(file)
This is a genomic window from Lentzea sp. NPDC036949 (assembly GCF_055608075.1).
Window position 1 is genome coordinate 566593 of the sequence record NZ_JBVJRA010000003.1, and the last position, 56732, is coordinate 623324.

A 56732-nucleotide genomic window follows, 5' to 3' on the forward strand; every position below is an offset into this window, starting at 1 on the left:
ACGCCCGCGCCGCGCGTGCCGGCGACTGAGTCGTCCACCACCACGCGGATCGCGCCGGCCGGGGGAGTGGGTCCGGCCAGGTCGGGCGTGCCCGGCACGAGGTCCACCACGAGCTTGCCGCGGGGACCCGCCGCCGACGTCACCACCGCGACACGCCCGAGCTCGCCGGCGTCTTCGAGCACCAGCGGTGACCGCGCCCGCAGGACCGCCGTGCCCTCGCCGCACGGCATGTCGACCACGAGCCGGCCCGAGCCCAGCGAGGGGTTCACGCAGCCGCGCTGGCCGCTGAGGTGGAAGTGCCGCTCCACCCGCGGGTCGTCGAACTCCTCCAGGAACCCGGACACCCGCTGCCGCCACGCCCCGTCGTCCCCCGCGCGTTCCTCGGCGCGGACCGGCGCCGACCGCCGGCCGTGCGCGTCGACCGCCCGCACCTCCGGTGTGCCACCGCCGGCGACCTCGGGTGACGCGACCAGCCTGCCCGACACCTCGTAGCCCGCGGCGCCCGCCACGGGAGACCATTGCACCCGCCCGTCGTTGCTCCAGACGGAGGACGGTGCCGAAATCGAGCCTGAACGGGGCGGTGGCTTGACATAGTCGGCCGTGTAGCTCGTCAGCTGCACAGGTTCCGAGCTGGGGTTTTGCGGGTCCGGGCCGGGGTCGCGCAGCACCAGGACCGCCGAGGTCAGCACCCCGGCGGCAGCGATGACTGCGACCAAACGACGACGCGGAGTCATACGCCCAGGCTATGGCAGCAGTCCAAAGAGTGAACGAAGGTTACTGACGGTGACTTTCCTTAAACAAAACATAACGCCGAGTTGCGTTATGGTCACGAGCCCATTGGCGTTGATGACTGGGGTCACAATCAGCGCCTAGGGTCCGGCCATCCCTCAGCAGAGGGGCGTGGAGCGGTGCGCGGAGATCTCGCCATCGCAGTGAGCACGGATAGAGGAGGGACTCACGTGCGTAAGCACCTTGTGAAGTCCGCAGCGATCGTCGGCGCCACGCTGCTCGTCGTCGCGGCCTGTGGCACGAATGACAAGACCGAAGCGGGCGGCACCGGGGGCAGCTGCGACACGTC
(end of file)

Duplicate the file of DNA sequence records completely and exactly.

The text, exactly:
This is a genomic window from Lentzea sp. NPDC036949 (assembly GCF_055608075.1).
Window position 1 is genome coordinate 566593 of the sequence record NZ_JBVJRA010000003.1, and the last position, 56732, is coordinate 623324.

A 56732-nucleotide genomic window follows, 5' to 3' on the forward strand; every position below is an offset into this window, starting at 1 on the left:
ACGCCCGCGCCGCGCGTGCCGGCGACTGAGTCGTCCACCACCACGCGGATCGCGCCGGCCGGGGGAGTGGGTCCGGCCAGGTCGGGCGTGCCCGGCACGAGGTCCACCACGAGCTTGCCGCGGGGACCCGCCGCCGACGTCACCACCGCGACACGCCCGAGCTCGCCGGCGTCTTCGAGCACCAGCGGTGACCGCGCCCGCAGGACCGCCGTGCCCTCGCCGCACGGCATGTCGACCACGAGCCGGCCCGAGCCCAGCGAGGGGTTCACGCAGCCGCGCTGGCCGCTGAGGTGGAAGTGCCGCTCCACCCGCGGGTCGTCGAACTCCTCCAGGAACCCGGACACCCGCTGCCGCCACGCCCCGTCGTCCCCCGCGCGTTCCTCGGCGCGGACCGGCGCCGACCGCCGGCCGTGCGCGTCGACCGCCCGCACCTCCGGTGTGCCACCGCCGGCGACCTCGGGTGACGCGACCAGCCTGCCCGACACCTCGTAGCCCGCGGCGCCCGCCACGGGAGACCATTGCACCCGCCCGTCGTTGCTCCAGACGGAGGACGGTGCCGAAATCGAGCCTGAACGGGGCGGTGGCTTGACATAGTCGGCCGTGTAGCTCGTCAGCTGCACAGGTTCCGAGCTGGGGTTTTGCGGGTCCGGGCCGGGGTCGCGCAGCACCAGGACCGCCGAGGTCAGCACCCCGGCGGCAGCGATGACTGCGACCAAACGACGACGCGGAGTCATACGCCCAGGCTATGGCAGCAGTCCAAAGAGTGAACGAAGGTTACTGACGGTGACTTTCCTTAAACAAAACATAACGCCGAGTTGCGTTATGGTCACGAGCCCATTGGCGTTGATGACTGGGGTCACAATCAGCGCCTAGGGTCCGGCCATCCCTCAGCAGAGGGGCGTGGAGCGGTGCGCGGAGATCTCGCCATCGCAGTGAGCACGGATAGAGGAGGGACTCACGTGCGTAAGCACCTTGTGAAGTCCGCAGCGATCGTCGGCGCCACGCTGCTCGTCGTCGCGGCCTGTGGCACGAATGACAAGACCGAAGCGGGCGGCACCGGGGGCAGCTGCGACACGTC